Three-dimensional modelling of inherent optical properties in a coastal environment: coupling ocean colour imagery and in situ measurements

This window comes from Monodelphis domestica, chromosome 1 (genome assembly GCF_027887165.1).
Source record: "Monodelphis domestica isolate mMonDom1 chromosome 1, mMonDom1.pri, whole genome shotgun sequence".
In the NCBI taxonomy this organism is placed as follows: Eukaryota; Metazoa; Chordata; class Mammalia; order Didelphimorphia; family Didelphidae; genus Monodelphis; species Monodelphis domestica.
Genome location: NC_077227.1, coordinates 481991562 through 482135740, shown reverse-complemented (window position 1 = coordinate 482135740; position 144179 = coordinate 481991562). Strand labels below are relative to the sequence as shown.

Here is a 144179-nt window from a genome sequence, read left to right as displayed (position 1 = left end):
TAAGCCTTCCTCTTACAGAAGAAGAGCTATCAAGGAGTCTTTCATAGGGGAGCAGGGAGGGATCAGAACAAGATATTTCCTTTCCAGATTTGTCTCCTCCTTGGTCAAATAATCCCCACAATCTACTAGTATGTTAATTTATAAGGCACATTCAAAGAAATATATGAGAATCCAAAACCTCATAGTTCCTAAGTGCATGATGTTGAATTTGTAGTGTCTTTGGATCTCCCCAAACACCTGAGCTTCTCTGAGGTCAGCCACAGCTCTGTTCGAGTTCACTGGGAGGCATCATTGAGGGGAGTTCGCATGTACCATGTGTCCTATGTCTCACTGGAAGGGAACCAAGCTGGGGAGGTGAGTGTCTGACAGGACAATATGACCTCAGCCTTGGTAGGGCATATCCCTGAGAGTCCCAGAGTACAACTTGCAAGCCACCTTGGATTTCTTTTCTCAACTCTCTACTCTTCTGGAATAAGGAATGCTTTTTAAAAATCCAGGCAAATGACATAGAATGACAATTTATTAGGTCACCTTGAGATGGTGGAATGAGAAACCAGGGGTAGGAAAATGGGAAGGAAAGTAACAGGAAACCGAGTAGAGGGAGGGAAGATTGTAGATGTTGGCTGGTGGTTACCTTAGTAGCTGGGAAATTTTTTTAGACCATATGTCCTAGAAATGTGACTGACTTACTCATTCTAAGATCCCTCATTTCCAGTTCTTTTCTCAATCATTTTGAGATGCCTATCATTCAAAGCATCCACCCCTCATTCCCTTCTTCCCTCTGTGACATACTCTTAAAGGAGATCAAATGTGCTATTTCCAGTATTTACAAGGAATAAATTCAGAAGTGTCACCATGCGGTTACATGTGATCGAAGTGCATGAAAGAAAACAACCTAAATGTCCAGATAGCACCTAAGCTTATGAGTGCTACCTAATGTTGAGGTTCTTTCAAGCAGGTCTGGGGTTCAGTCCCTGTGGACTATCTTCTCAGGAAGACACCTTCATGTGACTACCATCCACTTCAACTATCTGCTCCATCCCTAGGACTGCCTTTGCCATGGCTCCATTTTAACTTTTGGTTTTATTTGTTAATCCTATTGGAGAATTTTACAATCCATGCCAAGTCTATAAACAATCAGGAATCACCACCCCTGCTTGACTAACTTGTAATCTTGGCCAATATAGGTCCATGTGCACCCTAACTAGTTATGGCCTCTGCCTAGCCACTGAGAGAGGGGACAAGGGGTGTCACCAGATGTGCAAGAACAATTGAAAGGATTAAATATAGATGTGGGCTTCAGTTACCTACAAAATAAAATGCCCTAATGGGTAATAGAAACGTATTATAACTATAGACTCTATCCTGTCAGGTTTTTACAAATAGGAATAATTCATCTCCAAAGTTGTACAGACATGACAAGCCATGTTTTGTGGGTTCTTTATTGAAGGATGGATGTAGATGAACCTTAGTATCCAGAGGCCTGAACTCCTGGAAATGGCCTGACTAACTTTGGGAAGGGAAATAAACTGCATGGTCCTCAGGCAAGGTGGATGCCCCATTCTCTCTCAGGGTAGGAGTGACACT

Three-dimensional distributions of inherent optical properties (absorption, a, scattering, b, and single-scattering albedo, omega0) were defined for a coastal region in the north-eastern Gulf of Mexico by coupling surface ocean colour aircraft imagery and models of vertical optical profiles. The study area encompassed the surf zone region and offshore sand bar of an open beach environment to a depth of 10m. During the aircraft overflights, concurrent in situ depth profiles of a and b were collected along an offshore transect, modelled, and assigned to each image pixel based on water depth. The modelled a and b profiles were subsequently integrated over depth (weighted by the diffuse attenuation coefficient) to provide a 'remote sensing' estimate comparable to what the aircraft sensor would see. At each pixel in the image, these initial optical depth profiles were then iteratively adjusted until the integrated values agreed to within 5% of the estimates derived from a bio-optical model using the aircraft-measured water-leaving radiances. Thus, unique vertical distributions of the optical fields were defined at each pixel from the corresponding profile when convergence was achieved. The modelled optical profiles compared favourably both spatially and spectrally with measured values. The 3-D visualization of the optical fields provided insight into the biological and physical processes affecting coloured dissolved organic matter (CDOM) and particle distributions in this coastal area.